News and Insights

Data-Privacy Considerations in Our New Normal

June 16, 2020

Where there’s technology, there are growing questions around what to store, how to store it and whether to share it.

In looking back on these past few months of social distancing, it’s safe to say that technology, in every form or fashion, has become a more essential part of our daily life than ever before. As individuals participate in a Zoom call, consider whether to download a contact tracing app or simply make a trip to the grocery store, we see that technology has helped us maintain human connectivity and a semblance of normal. However, where there’s technology, there are also issues of data privacy—what to store, how to store it and whether to share it.

Now that technology has become more intertwined with the necessary operations of our daily lives, as a sense of normalcy slowly returns, the considerations Americans will have about privacy after the pandemic ends will likely be larger and more encompassing than ever before. While many may have been willing to give up additional elements of privacy in exchange for more pressing issues during the pandemic, that will likely change as the pandemic moves into our rear-view mirror.

To begin with, whether it’s for health and safety reasons or to simply remain solvent, how to utilize consumer data in new ways is a conversation happening within all sectors and industries. Almost every sector has had to deal with a supply chain issue during the pandemic and almost all of us have experienced what happens when a supply chain shortage occurs. Because of this, corporate boards are already reconsidering what consumer data they share with governments, suppliers and other companies as a means to prevent future product shortages.

Furthermore, consumer data is now being turned over to governments and public health authorities in the name of health and safety. According to Bloomberg, companies like Google and Facebook are now stripping the consumer data they’ve collected of personal identification markers (which is supposed to “anonymize” the data) and aggregating it and providing it to researchers, public-health authorities and government agencies. Don’t be fooled, though: While the claim of anonymization is meant to soothe fears, according to Nature it only takes 15 data points to make 99.98% of people identifiable in a database of 7 million people.

Anonymized or not, American sentiment on contact tracing is evenly split: According to a recent Pew Research poll, 52% of respondents stated that it would be at least somewhat acceptable for the government to trace the movements of those who have been affected by COVID-19. While there is much discussion on how practical widespread use of a contact tracing app actually is, implementation is already underway. Individuals in North and South Dakota have already signed up for a contact tracing app, indicating that its use will continue to be a point of conversation.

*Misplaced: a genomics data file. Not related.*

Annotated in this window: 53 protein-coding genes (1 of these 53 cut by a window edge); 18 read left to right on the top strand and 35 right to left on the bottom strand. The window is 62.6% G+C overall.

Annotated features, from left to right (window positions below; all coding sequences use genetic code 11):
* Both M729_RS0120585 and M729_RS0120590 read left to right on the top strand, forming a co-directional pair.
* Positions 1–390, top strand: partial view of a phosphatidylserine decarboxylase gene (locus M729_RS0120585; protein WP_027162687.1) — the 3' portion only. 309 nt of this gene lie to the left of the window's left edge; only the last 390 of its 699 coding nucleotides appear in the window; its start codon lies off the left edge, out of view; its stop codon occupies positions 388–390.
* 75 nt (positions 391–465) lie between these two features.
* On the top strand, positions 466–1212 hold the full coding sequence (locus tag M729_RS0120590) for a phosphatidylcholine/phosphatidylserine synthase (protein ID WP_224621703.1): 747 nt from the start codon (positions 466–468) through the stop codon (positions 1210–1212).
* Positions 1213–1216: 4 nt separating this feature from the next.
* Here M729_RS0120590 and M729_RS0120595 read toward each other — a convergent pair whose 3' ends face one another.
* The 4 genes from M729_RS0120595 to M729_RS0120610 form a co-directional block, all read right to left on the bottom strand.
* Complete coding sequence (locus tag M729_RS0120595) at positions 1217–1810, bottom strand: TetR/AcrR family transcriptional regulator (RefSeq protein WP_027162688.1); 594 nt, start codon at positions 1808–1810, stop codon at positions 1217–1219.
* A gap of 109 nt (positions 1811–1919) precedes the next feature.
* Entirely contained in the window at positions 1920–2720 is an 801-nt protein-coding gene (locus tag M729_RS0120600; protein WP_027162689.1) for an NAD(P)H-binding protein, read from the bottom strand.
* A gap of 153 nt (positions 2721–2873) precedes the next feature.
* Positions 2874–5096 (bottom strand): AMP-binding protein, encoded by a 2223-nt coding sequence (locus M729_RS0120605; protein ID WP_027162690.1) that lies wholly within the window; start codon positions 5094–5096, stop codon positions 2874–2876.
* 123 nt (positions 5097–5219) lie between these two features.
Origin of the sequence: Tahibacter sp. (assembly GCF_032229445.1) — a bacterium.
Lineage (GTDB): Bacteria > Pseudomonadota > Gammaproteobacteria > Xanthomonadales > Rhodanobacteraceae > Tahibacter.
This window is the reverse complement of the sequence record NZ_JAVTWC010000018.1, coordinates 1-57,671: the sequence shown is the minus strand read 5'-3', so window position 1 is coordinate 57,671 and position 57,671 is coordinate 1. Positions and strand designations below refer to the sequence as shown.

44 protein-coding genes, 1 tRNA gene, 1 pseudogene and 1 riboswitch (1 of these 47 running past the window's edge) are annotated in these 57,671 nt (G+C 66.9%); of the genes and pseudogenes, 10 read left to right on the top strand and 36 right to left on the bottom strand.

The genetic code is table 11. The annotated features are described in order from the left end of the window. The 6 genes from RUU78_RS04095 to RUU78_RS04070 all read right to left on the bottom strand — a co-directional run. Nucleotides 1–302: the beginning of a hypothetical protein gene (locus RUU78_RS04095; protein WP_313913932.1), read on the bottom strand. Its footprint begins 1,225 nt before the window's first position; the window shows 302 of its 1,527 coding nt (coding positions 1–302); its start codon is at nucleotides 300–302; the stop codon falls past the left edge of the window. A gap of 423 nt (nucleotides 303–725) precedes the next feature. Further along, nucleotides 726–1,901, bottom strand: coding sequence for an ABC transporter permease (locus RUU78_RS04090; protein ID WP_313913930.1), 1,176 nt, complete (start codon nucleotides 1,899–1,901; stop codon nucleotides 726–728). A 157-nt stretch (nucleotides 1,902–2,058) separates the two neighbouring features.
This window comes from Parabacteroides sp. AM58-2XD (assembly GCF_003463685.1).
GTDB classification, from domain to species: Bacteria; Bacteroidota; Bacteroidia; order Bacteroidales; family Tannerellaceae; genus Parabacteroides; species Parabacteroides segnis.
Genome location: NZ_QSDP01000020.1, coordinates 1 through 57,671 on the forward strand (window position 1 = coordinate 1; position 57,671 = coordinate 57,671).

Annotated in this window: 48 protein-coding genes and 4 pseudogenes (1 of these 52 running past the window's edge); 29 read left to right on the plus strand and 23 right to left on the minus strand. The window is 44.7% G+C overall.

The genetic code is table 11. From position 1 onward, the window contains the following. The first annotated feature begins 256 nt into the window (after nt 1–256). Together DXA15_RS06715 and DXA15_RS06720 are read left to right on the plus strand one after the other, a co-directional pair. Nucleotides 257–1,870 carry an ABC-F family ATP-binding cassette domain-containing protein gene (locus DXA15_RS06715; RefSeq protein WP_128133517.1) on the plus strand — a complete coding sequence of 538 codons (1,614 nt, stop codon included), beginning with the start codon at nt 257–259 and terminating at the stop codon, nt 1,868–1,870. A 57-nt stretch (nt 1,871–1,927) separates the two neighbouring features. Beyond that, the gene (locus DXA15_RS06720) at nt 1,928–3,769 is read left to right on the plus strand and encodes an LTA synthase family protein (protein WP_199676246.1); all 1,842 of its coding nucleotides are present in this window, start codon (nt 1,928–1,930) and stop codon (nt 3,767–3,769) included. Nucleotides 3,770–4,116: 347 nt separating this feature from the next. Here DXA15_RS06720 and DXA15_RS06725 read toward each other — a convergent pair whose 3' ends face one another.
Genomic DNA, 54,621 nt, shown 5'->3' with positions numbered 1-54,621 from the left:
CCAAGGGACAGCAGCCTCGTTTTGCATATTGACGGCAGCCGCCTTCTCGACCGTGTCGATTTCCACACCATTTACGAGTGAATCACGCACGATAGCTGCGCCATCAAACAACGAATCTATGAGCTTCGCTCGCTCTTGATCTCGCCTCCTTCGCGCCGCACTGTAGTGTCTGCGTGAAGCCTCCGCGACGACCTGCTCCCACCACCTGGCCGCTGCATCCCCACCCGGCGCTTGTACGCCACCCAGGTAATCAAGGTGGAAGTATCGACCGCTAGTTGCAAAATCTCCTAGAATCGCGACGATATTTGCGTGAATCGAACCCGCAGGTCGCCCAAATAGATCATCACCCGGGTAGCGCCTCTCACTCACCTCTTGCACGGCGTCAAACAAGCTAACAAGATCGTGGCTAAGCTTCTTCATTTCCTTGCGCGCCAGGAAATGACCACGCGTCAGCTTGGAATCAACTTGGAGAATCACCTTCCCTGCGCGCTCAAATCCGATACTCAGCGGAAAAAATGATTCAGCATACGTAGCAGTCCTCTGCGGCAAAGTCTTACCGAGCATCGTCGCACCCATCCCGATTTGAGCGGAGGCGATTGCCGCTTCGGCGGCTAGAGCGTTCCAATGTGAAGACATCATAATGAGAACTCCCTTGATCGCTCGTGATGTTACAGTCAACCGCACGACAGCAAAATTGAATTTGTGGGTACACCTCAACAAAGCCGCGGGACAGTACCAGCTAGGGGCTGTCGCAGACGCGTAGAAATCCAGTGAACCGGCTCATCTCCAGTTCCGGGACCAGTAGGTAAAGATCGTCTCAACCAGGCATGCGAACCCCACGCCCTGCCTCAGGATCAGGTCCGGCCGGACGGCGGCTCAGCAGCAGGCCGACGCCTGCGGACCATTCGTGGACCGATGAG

Even now, as a majority of us and our clients work from home, we’re using the internet in ways our jobs didn’t previously require. As a result, we’re now emitting, knowingly or unknowingly, large amounts of data we previously hadn’t. Just think of the high-profile issues of Zoom sharing user data with Facebook, to say nothing of its feature of tracking your attention while participating in a Zoom meeting. How and when our data is used and for what means, is something we’re continuing to come to terms with.

While the terrible and sudden nature of the virus gave way to new and necessary realities for data sharing, its unlikely to continue indefinitely. As we ever so slowly ease into post-pandemic life, consumers and clients may want a more thorough accounting of what data is collected on them and how it’s used. While harm or benefit of data sharing may differ depending on who you talk to, what’s clear is that the overall trend is for more transparency, not less. The privacy considerations mentioned above don’t pose existential threats by any means but it’s important to know how both the discussion around, and use of, consumer data is changing. Monitoring how new considerations around data privacy could impact both individuals and the businesses and organizations they’re associated with is both good practice and good preparation.

POSTED BY: Christine Lofgren

Christine Lofgren